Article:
City planning begins with streets and how people and goods move through the city. The experience navigating through the city defines what the city is. In a great city there are multiple pathways that lead to the same location, and each provides its own distinct experience.
The design of the micro-city workplace makes it easy to wander and work on different floors with different people in different settings. If the workplace doesn’t have good circulation, people will be less likely to collaborate and more susceptible to distraction. To enable movement, each floor of the workplace should have unique features and pathways easily connecting them. Larger openings linking floors spatially are essential.
When designing the new Brunswick Headquarters, a leader in the fitness, marine and billiards industries, our design team created extra-wide pathways of varying distances throughout the workplace. Walking meetings were encouraged and the design of the space itself oozed motion. Physical activity is promoted as the pathways connect “neighborhoods” and a wide array of collaborative spaces. The clearly defined pathways added the benefit of minimizing distraction by pulling circulation away from desks.
Build a Town Square and They Will Come
Every great city has town squares and plazas—open areas designed for large gatherings, festivals, and events typically surrounded by shops, restaurants and other places to congregate. Town squares are the very heart of the city.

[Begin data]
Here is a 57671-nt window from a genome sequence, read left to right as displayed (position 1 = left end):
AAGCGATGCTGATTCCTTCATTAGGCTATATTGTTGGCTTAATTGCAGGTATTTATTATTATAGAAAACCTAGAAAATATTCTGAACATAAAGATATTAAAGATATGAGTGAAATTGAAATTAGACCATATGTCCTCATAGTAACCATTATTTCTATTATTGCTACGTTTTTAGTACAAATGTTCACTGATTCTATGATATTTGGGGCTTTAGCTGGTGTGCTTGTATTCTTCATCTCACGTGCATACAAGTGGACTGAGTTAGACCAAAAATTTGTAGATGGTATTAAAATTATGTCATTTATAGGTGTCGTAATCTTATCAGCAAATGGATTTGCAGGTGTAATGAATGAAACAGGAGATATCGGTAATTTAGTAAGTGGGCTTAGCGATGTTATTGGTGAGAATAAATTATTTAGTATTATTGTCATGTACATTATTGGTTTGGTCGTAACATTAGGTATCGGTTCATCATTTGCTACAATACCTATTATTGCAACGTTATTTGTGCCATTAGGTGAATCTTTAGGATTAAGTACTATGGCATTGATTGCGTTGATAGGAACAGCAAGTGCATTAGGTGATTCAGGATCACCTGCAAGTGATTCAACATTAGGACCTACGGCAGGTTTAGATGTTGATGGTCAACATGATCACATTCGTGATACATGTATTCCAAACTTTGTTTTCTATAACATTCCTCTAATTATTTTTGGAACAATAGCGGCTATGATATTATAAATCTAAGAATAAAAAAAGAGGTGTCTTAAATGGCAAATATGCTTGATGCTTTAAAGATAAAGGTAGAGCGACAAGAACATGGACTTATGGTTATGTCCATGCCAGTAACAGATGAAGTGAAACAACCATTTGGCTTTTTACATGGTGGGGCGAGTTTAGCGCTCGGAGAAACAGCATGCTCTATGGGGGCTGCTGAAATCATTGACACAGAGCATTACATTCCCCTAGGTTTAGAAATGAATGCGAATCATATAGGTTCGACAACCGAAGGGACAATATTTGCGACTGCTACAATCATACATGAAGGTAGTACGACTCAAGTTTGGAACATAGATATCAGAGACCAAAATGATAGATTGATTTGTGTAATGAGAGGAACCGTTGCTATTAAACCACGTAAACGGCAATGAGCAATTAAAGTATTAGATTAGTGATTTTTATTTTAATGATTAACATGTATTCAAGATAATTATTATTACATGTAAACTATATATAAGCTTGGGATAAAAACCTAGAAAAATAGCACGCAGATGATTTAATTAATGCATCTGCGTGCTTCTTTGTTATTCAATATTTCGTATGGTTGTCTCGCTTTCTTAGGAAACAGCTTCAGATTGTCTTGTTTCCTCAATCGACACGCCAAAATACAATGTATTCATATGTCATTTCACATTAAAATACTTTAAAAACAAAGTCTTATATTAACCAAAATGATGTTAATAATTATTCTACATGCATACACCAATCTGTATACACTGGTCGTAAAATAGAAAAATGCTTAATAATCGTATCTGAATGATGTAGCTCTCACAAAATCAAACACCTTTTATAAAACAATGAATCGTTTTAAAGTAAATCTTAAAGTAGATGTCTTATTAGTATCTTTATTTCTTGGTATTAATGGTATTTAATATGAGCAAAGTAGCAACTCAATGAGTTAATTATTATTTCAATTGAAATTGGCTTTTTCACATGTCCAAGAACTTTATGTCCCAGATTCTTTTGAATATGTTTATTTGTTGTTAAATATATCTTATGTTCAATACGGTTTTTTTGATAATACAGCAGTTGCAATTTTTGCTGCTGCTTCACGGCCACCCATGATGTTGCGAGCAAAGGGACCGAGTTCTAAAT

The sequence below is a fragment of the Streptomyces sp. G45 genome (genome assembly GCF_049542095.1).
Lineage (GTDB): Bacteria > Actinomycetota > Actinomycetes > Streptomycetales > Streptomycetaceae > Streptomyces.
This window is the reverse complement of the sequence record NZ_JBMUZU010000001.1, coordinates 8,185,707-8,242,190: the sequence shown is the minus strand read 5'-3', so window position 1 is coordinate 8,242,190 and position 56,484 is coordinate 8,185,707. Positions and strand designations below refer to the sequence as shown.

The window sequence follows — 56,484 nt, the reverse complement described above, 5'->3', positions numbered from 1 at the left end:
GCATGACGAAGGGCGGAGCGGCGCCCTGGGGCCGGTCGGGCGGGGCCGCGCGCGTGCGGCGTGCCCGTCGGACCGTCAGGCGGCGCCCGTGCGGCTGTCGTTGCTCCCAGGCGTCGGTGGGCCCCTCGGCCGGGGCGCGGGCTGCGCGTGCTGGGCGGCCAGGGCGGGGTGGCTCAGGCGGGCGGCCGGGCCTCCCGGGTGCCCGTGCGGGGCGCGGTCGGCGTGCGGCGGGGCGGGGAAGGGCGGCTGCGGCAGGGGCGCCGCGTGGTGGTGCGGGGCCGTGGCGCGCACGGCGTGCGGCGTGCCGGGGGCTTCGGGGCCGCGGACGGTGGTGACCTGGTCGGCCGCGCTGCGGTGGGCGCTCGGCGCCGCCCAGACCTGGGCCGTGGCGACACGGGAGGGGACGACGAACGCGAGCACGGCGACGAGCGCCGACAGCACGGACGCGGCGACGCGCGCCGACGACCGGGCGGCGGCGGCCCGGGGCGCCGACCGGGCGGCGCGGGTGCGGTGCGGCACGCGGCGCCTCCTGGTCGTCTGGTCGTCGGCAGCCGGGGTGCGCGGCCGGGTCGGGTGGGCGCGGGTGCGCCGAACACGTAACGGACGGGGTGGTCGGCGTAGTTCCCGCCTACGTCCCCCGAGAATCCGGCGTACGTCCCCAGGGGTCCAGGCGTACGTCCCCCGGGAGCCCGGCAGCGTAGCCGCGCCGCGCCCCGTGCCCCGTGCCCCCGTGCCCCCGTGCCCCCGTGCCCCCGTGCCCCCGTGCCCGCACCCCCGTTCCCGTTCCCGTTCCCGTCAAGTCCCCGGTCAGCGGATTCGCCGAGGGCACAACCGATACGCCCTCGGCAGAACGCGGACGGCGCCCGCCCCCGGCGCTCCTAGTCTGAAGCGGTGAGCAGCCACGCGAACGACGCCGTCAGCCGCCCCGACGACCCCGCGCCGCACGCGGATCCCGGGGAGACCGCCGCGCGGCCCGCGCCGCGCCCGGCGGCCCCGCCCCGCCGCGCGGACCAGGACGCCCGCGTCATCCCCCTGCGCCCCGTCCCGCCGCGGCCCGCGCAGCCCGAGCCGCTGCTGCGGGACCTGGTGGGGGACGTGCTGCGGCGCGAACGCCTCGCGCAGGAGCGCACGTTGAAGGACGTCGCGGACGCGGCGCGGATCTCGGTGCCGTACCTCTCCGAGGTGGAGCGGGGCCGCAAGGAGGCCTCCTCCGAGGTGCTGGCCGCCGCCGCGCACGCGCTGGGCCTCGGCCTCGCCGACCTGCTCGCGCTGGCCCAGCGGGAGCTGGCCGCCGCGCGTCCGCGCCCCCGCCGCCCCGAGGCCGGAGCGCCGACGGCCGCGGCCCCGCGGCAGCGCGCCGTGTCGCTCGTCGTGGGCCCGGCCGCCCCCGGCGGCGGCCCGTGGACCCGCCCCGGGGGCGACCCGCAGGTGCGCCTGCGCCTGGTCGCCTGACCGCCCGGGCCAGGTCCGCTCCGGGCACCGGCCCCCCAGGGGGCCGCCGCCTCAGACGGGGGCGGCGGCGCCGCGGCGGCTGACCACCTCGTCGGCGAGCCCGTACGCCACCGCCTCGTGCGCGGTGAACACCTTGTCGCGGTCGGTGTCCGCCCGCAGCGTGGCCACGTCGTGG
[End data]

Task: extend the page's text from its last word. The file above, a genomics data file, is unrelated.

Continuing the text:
We know great ideas happen and problems are solved more quickly when people work together. More so, research shows that productivity skyrockets when friends work on projects together compared to when they work with mere acquaintances. Although most workplaces offer a hub providing coffee and encouraging community, often, these places are used less than intended. Typically, this is the result of the lack of tools needed for meaningful collaboration through access to power and technology.
One way to create widely used destinations is to design a town square within the workplace with large and small open and enclosed meeting areas adjacent to each other. These town halls can often be several stories tall with a variety of welcoming spaces—think food, coffee, collaborative space. In these spaces, staff from different disciplines want to meet and spend time together—and based on my experience, the town square ends up being one of the greatest investments an organization can make.
Strategically placed coffee hubs line the town square in Johns Hopkins University Applied Physics Laboratory